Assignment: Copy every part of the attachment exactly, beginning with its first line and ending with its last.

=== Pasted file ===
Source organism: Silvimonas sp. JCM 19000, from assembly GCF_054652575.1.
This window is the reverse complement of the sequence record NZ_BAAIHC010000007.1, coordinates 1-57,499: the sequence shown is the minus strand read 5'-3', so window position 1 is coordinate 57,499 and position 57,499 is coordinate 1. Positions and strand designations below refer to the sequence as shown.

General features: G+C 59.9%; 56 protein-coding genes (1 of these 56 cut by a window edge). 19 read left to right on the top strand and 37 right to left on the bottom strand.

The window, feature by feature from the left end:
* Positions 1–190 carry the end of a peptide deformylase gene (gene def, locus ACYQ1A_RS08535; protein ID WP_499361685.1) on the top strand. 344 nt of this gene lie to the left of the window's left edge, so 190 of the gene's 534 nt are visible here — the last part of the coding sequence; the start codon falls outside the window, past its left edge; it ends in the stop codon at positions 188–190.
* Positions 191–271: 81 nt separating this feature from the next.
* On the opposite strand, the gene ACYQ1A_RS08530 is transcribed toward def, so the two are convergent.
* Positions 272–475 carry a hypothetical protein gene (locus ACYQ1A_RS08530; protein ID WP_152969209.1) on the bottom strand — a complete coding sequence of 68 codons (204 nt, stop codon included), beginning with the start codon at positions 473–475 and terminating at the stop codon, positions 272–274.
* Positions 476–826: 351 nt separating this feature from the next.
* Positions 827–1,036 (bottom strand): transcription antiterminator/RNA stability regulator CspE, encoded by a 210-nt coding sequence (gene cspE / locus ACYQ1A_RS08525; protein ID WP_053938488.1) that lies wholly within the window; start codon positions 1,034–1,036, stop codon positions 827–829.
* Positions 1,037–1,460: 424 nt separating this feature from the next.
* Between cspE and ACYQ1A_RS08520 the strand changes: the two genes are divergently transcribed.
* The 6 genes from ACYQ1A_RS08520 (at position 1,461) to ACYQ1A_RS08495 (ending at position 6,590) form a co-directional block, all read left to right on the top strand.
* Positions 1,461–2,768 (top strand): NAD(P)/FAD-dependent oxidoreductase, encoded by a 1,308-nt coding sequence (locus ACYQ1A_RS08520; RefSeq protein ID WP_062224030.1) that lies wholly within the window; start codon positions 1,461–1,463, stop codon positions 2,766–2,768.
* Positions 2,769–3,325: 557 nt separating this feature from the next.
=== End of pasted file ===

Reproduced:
Source organism: Silvimonas sp. JCM 19000, from assembly GCF_054652575.1.
This window is the reverse complement of the sequence record NZ_BAAIHC010000007.1, coordinates 1-57,499: the sequence shown is the minus strand read 5'-3', so window position 1 is coordinate 57,499 and position 57,499 is coordinate 1. Positions and strand designations below refer to the sequence as shown.

General features: G+C 59.9%; 56 protein-coding genes (1 of these 56 cut by a window edge). 19 read left to right on the top strand and 37 right to left on the bottom strand.

The window, feature by feature from the left end:
* Positions 1–190 carry the end of a peptide deformylase gene (gene def, locus ACYQ1A_RS08535; protein ID WP_499361685.1) on the top strand. 344 nt of this gene lie to the left of the window's left edge, so 190 of the gene's 534 nt are visible here — the last part of the coding sequence; the start codon falls outside the window, past its left edge; it ends in the stop codon at positions 188–190.
* Positions 191–271: 81 nt separating this feature from the next.
* On the opposite strand, the gene ACYQ1A_RS08530 is transcribed toward def, so the two are convergent.
* Positions 272–475 carry a hypothetical protein gene (locus ACYQ1A_RS08530; protein ID WP_152969209.1) on the bottom strand — a complete coding sequence of 68 codons (204 nt, stop codon included), beginning with the start codon at positions 473–475 and terminating at the stop codon, positions 272–274.
* Positions 476–826: 351 nt separating this feature from the next.
* Positions 827–1,036 (bottom strand): transcription antiterminator/RNA stability regulator CspE, encoded by a 210-nt coding sequence (gene cspE / locus ACYQ1A_RS08525; protein ID WP_053938488.1) that lies wholly within the window; start codon positions 1,034–1,036, stop codon positions 827–829.
* Positions 1,037–1,460: 424 nt separating this feature from the next.
* Between cspE and ACYQ1A_RS08520 the strand changes: the two genes are divergently transcribed.
* The 6 genes from ACYQ1A_RS08520 (at position 1,461) to ACYQ1A_RS08495 (ending at position 6,590) form a co-directional block, all read left to right on the top strand.
* Positions 1,461–2,768 (top strand): NAD(P)/FAD-dependent oxidoreductase, encoded by a 1,308-nt coding sequence (locus ACYQ1A_RS08520; RefSeq protein ID WP_062224030.1) that lies wholly within the window; start codon positions 1,461–1,463, stop codon positions 2,766–2,768.
* Positions 2,769–3,325: 557 nt separating this feature from the next.